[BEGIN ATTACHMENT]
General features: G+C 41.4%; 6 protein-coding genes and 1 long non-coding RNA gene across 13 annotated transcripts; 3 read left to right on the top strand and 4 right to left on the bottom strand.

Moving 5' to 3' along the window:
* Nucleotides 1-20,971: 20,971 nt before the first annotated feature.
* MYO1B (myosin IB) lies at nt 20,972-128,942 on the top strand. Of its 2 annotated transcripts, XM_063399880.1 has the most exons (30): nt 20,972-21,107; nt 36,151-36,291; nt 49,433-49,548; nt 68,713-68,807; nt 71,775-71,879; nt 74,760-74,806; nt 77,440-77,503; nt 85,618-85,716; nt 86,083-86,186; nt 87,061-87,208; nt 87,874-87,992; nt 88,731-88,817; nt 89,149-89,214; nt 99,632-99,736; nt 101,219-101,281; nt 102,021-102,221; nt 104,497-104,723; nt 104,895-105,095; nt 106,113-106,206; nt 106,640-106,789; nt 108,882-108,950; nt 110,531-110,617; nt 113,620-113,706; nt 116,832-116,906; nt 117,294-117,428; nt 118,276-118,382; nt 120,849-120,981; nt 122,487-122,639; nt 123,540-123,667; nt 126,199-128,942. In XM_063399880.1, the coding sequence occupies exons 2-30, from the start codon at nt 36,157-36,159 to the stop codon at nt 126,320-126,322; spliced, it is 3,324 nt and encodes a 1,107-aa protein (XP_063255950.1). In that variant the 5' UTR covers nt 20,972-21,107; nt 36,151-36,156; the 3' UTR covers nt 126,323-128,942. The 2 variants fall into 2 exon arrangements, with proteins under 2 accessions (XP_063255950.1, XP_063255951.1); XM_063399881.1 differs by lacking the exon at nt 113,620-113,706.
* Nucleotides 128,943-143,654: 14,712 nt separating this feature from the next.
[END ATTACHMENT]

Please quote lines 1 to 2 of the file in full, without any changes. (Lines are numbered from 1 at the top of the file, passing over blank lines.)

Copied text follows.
General features: G+C 41.4%; 6 protein-coding genes and 1 long non-coding RNA gene across 13 annotated transcripts; 3 read left to right on the top strand and 4 right to left on the bottom strand.

Moving 5' to 3' along the window: